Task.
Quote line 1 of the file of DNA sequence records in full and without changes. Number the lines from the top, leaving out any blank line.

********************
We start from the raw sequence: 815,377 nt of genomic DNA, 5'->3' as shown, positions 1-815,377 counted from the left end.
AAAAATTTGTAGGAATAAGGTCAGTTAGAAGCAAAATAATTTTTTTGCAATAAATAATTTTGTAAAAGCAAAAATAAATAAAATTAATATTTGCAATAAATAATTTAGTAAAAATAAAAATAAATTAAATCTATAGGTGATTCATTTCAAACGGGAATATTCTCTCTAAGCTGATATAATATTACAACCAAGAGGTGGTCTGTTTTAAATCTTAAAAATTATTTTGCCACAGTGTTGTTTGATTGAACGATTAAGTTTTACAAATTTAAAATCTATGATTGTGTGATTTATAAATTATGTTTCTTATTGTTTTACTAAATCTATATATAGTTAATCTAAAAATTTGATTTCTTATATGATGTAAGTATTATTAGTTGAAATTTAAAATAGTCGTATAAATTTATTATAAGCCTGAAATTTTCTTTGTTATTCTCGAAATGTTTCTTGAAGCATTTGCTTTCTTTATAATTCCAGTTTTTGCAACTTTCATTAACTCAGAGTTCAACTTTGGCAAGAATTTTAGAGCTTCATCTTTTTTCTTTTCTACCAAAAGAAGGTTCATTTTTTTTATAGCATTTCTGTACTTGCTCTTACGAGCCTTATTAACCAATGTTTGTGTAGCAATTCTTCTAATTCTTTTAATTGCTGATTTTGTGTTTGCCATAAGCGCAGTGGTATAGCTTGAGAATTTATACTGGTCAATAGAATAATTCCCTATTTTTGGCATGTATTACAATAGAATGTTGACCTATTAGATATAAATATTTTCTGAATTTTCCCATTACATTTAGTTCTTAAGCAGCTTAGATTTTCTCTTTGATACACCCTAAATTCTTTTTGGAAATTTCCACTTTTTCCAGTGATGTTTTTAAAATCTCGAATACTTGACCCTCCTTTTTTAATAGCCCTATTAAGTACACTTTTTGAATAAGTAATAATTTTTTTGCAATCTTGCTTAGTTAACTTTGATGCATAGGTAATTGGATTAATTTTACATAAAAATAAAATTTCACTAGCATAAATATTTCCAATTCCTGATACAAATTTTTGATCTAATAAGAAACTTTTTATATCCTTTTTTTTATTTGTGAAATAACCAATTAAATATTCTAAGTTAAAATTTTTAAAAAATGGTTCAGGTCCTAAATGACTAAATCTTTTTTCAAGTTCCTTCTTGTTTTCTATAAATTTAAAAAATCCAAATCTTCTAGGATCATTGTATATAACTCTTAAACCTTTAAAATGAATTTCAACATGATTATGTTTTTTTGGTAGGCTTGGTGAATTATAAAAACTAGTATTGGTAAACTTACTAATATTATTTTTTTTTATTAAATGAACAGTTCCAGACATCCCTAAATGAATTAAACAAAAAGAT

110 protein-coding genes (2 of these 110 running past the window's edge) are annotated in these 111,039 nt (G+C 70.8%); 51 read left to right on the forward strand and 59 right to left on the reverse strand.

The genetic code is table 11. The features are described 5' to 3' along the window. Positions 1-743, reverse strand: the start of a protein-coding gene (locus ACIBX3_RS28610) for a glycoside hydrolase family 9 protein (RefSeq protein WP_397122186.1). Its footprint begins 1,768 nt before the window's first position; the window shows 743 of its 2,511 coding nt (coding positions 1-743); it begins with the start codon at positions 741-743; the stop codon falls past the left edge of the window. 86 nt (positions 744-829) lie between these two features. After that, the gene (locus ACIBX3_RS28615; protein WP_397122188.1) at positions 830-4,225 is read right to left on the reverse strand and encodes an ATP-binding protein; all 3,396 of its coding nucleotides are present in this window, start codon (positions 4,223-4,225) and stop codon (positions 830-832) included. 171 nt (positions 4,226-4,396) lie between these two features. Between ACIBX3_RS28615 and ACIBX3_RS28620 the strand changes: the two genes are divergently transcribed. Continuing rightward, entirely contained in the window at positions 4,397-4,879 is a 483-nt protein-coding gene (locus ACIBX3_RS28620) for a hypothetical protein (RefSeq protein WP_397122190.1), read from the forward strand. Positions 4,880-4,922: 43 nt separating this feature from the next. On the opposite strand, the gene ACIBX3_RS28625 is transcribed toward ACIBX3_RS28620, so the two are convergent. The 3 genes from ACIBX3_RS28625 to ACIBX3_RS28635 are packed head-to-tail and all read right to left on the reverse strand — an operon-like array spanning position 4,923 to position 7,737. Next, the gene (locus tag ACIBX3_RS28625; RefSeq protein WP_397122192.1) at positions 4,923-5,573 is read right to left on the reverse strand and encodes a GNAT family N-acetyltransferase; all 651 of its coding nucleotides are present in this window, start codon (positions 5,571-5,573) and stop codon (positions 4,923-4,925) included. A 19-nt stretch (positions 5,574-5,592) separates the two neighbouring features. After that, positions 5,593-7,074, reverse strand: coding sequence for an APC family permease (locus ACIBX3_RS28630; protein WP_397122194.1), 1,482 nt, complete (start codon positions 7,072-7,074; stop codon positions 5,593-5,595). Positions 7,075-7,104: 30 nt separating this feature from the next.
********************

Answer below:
We start from the raw sequence: 815,377 nt of genomic DNA, 5'->3' as shown, positions 1-815,377 counted from the left end.